How do these scriptures speak to us today? What if you are not a Christian? What if you are a Muslim or a Jew? What if you’re a woman? What if you’re a minority? What if you are a gay, lesbian, bisexual or transgender person? I was curious and asked a former parishioner who is gay how do the scriptures speak to him. He responded. The gospels are universal. I am everywhere in these stories; identity does not give us swifter access to [God’s] grace nor [does it] bar us from temptation. The person went on to write, we ought to “focus on universal needs and not on individual identities.” 7

What should we do when our innermost feelings about other people clash with the teachings of Jesus Christ? Difficult as it may be for some of us, I think we know the answer.


1 Blackburn, B. “Plan for Mosque in Tennessee Town Draws Criticism from Residents” ABC News, June 18, 2010

2 Vitello, Paul. “Staten Island Church Reconsiders Deal to Sell Vacant Convent for Use as a Mosque” in the New York Times June 17, 2010.

3 Dwyer, Jim. “ A Marine, A Mosque, a Question,” in the New York Times,  June 18, 2010

4 Fuller, Reginald. Preaching the Lectionary:The Word of God for the Church Today (Collegeville: The Liturgical Press. 1984 – Revised Edition) pp. 478-480.

5 Fuller, ibid.

6 Byrne, Brendan. The Hospitality of God: A Reading of Luke’s Gospel (Collegeville: Liturgical Press) 2000) 93-95

7 From an email on the topic of gays, lesbians and the Catholic church


Author: Richard S. Vosko

Richard S. Vosko, Ph.D., Hon. AIA, is an internationally known sacred space planner. He is a presbyter in the Diocese of Albany who enjoys the classroom as much as the pulpit. On Sundays he presides at worship at St. Vincent de Paul Parish, Albany, NY. For more information on Vosko’s background, his projects, publications and speaking engagements please go to his website. For his homilies and occasional musings about religion, art and architecture go to his blog. Comments, questions and suggestions are always welcomed there.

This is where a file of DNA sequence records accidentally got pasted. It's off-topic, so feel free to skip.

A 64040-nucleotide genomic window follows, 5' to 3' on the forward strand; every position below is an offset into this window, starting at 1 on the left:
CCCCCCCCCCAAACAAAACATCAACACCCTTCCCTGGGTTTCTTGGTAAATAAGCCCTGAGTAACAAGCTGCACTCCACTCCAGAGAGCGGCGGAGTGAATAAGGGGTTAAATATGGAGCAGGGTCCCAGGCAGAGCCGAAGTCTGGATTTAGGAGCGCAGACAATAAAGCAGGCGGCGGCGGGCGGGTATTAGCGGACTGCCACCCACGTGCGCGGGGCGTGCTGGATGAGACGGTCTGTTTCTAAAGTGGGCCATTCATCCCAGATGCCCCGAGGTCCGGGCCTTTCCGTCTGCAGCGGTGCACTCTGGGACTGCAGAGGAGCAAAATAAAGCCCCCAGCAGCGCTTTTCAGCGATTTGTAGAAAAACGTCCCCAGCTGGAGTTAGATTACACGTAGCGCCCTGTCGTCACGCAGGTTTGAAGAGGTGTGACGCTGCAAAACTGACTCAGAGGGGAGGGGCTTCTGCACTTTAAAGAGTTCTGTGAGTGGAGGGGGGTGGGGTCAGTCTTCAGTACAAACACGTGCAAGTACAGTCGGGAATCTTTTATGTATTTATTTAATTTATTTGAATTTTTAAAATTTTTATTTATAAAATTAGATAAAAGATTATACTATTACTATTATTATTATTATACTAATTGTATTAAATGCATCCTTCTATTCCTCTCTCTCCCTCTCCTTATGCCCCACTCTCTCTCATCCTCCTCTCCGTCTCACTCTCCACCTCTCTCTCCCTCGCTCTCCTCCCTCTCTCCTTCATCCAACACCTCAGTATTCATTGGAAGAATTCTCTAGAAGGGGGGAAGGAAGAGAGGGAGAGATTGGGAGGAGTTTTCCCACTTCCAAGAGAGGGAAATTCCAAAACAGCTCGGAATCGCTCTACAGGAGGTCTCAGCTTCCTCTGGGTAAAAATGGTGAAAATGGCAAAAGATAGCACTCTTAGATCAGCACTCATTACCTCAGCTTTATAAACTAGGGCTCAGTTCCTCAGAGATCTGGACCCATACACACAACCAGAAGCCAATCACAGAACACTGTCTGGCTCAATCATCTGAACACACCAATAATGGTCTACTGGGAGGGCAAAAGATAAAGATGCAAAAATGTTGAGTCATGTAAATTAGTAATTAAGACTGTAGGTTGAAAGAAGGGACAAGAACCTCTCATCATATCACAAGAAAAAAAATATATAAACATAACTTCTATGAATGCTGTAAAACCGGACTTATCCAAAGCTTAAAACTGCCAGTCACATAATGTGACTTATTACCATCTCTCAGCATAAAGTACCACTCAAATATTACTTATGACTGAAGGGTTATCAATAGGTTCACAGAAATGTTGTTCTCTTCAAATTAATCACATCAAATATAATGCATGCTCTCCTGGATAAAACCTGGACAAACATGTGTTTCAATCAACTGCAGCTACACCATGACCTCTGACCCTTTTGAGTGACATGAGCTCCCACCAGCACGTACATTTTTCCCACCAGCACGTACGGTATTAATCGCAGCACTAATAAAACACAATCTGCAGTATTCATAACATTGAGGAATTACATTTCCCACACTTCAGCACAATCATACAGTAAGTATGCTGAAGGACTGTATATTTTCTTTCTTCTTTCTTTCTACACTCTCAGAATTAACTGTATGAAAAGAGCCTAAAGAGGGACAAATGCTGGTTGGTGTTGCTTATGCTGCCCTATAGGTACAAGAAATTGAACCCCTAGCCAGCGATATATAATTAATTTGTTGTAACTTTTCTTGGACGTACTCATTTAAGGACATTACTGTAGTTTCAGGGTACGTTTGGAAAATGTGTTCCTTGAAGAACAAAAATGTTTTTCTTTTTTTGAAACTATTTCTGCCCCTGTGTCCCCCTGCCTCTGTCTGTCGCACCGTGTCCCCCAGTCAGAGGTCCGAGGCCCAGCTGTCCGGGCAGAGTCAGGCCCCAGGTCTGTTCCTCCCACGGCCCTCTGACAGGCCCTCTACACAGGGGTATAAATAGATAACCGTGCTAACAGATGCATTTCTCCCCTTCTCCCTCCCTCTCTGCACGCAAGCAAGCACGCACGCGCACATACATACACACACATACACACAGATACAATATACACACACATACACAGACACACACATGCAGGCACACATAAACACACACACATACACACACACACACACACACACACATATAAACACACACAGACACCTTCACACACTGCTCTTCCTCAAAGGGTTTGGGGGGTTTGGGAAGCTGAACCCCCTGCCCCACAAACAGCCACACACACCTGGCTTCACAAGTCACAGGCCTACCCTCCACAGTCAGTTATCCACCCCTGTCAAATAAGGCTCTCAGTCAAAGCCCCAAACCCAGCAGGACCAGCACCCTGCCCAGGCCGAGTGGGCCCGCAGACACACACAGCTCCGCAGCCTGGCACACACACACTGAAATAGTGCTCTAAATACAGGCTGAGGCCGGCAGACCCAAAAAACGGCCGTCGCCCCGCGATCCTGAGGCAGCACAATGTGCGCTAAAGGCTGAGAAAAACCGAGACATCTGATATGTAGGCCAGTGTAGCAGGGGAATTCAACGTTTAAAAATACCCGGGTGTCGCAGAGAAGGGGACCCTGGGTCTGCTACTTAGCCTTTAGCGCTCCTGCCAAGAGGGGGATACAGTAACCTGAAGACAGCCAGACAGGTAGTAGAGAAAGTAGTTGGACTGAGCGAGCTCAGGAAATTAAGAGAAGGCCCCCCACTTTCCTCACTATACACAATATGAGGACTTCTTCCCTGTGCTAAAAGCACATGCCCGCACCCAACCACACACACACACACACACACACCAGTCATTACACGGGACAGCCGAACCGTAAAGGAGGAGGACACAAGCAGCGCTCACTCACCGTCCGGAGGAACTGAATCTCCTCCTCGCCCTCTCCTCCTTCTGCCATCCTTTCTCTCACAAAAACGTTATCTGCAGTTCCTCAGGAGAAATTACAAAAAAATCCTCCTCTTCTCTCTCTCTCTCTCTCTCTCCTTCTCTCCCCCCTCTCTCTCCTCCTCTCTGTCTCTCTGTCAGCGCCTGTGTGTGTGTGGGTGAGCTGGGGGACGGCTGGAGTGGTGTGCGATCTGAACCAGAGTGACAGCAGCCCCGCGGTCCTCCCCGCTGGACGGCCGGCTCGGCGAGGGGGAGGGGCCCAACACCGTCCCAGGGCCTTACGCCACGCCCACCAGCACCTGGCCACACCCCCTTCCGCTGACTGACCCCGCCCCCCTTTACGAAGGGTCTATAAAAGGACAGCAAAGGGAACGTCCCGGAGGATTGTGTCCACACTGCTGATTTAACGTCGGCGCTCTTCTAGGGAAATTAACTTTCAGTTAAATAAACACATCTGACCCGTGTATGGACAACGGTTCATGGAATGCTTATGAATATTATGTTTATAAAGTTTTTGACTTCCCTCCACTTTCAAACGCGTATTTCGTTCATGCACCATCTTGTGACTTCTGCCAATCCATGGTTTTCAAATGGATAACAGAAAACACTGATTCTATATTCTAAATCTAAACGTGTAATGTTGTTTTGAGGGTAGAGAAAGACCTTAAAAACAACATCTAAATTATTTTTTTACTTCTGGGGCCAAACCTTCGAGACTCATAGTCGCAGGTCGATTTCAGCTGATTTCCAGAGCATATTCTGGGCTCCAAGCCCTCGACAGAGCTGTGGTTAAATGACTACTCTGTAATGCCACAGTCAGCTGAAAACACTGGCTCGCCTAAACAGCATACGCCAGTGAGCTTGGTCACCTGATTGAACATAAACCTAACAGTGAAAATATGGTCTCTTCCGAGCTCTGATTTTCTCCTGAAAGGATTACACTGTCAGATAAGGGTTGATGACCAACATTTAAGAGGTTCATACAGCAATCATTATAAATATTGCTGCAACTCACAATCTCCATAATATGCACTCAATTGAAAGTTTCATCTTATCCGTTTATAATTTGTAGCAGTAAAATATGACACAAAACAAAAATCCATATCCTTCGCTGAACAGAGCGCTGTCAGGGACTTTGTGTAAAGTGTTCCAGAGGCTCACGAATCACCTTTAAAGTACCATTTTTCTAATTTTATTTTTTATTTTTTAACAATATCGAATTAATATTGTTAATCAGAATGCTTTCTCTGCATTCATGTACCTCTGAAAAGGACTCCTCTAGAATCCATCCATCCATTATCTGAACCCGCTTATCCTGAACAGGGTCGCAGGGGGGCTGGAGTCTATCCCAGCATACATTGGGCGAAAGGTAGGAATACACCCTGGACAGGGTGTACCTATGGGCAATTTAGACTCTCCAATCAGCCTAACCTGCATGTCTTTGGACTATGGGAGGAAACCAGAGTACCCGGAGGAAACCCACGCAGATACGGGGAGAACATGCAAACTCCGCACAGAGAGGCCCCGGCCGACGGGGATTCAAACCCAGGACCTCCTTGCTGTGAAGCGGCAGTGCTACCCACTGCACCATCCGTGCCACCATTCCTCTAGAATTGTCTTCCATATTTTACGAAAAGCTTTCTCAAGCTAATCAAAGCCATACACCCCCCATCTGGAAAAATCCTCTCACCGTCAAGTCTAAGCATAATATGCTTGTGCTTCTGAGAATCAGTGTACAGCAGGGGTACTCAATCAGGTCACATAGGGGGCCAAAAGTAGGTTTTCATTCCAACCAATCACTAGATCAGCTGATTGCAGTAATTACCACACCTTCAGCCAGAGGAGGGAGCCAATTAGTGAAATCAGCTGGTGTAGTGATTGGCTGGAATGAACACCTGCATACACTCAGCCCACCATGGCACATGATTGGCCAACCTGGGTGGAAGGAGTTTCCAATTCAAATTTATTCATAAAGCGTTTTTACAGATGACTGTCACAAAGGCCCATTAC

4 thoughts on “Homily, June 27, 2010 – Muslims, Gay Pride and the Gospel

  1. Richard – in a word… brilliant. Thank you for your compassionate view and your reminder of the imperative to simply love one another.

    I just wrote a comment on someone’s Facebook page (they had posted a video from an out gay Christian and they were surprised to see that) saying that Jesus became human, flesh, incarnate for a reason and it was not to make people feel badly about themselves.

    Master Issa(Jesus) is revered as a great prophet of Islam, with his mother Mary getting more mention in the Holy Quran than other women… Yet many decry our Muslim sisters and brothers as apostates without even knowing that.

    It is very sad that despite the command to love one another, we do such a poor job of it in so many ways. Yet hope exists – and rests in us to be that love in the world, if we respond as God asks us.


  2. Very courageous and wonderfully said, Richard. When I first heard of the opposition to the mosque in Tennessee I thought it was zoning etc. Then I heard quotes from community members who displayed remarkable intolerance for muslims and a very poor understanding of the founding principles of the United States.

    Connecting the reactions of “Christians” toward muslims and the reactions of many “Christians” toward gays really helps us with our soul searching. To look at larger pictures in light of the Gospels rather than single issues is a blessing you have given us in this homily. Steve


  3. Dick,

    I think your points (and their challenge) are very well stated. I also deeply value the the thoughts expressed in the e-mail you shared. That global understanding of our being and identity really speaks to me. I believe it is important to establish and feel peaceful with our individual identities, but the ability to truly move beyond that to the universal need is rare. I aspire to that.


  4. Fantastic. Thank you. Brought to mind Martin Niemöller’s statement “First they came…”:

    “THEY CAME FIRST for the Communists,
    and I didn’t speak up because I wasn’t a Communist.

    THEN THEY CAME for the trade unionists,
    and I didn’t speak up because I wasn’t a trade unionist.

    THEN THEY CAME for the Jews,
    and I didn’t speak up because I wasn’t a Jew.

    THEN THEY CAME for me
    and by that time no one was left to speak up.”

    Thank you for speaking up.